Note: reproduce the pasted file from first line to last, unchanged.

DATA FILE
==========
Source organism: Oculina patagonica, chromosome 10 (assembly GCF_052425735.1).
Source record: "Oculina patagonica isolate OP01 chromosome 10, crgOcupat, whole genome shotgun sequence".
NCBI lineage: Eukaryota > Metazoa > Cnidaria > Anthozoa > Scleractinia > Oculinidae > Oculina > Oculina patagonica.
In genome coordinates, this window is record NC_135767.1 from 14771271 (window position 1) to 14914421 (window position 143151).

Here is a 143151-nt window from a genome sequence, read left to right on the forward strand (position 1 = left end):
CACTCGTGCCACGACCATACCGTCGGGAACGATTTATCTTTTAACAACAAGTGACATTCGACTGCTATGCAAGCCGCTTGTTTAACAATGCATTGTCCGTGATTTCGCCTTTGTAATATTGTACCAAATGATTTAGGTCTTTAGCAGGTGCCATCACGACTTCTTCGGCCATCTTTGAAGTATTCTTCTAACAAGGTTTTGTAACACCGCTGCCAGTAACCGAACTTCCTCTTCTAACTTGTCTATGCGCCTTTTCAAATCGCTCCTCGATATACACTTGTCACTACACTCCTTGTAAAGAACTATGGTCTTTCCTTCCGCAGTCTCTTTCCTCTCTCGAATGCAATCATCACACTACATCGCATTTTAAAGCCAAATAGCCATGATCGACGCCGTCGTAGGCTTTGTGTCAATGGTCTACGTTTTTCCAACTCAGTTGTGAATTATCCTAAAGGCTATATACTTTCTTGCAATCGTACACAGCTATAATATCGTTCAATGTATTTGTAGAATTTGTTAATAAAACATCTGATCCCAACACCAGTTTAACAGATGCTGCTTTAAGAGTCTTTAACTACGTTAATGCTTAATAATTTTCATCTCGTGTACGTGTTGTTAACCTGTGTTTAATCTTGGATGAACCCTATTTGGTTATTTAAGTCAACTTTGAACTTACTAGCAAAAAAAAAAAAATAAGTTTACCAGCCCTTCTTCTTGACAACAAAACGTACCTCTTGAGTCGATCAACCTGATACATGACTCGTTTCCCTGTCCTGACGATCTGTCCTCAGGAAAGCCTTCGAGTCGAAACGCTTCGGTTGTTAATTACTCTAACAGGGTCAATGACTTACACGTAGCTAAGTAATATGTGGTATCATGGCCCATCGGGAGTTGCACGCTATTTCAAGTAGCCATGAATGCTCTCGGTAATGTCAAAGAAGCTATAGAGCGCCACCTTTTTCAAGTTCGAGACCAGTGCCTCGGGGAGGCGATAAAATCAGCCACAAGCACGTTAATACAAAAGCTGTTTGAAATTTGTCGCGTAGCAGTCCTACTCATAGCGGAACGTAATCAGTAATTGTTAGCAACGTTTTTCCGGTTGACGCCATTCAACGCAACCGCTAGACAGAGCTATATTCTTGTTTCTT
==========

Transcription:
Source organism: Oculina patagonica, chromosome 10 (assembly GCF_052425735.1).
Source record: "Oculina patagonica isolate OP01 chromosome 10, crgOcupat, whole genome shotgun sequence".
NCBI lineage: Eukaryota > Metazoa > Cnidaria > Anthozoa > Scleractinia > Oculinidae > Oculina > Oculina patagonica.
In genome coordinates, this window is record NC_135767.1 from 14771271 (window position 1) to 14914421 (window position 143151).

Here is a 143151-nt window from a genome sequence, read left to right on the forward strand (position 1 = left end):
CACTCGTGCCACGACCATACCGTCGGGAACGATTTATCTTTTAACAACAAGTGACATTCGACTGCTATGCAAGCCGCTTGTTTAACAATGCATTGTCCGTGATTTCGCCTTTGTAATATTGTACCAAATGATTTAGGTCTTTAGCAGGTGCCATCACGACTTCTTCGGCCATCTTTGAAGTATTCTTCTAACAAGGTTTTGTAACACCGCTGCCAGTAACCGAACTTCCTCTTCTAACTTGTCTATGCGCCTTTTCAAATCGCTCCTCGATATACACTTGTCACTACACTCCTTGTAAAGAACTATGGTCTTTCCTTCCGCAGTCTCTTTCCTCTCTCGAATGCAATCATCACACTACATCGCATTTTAAAGCCAAATAGCCATGATCGACGCCGTCGTAGGCTTTGTGTCAATGGTCTACGTTTTTCCAACTCAGTTGTGAATTATCCTAAAGGCTATATACTTTCTTGCAATCGTACACAGCTATAATATCGTTCAATGTATTTGTAGAATTTGTTAATAAAACATCTGATCCCAACACCAGTTTAACAGATGCTGCTTTAAGAGTCTTTAACTACGTTAATGCTTAATAATTTTCATCTCGTGTACGTGTTGTTAACCTGTGTTTAATCTTGGATGAACCCTATTTGGTTATTTAAGTCAACTTTGAACTTACTAGCAAAAAAAAAAAAATAAGTTTACCAGCCCTTCTTCTTGACAACAAAACGTACCTCTTGAGTCGATCAACCTGATACATGACTCGTTTCCCTGTCCTGACGATCTGTCCTCAGGAAAGCCTTCGAGTCGAAACGCTTCGGTTGTTAATTACTCTAACAGGGTCAATGACTTACACGTAGCTAAGTAATATGTGGTATCATGGCCCATCGGGAGTTGCACGCTATTTCAAGTAGCCATGAATGCTCTCGGTAATGTCAAAGAAGCTATAGAGCGCCACCTTTTTCAAGTTCGAGACCAGTGCCTCGGGGAGGCGATAAAATCAGCCACAAGCACGTTAATACAAAAGCTGTTTGAAATTTGTCGCGTAGCAGTCCTACTCATAGCGGAACGTAATCAGTAATTGTTAGCAACGTTTTTCCGGTTGACGCCATTCAACGCAACCGCTAGACAGAGCTATATTCTTGTTTCTT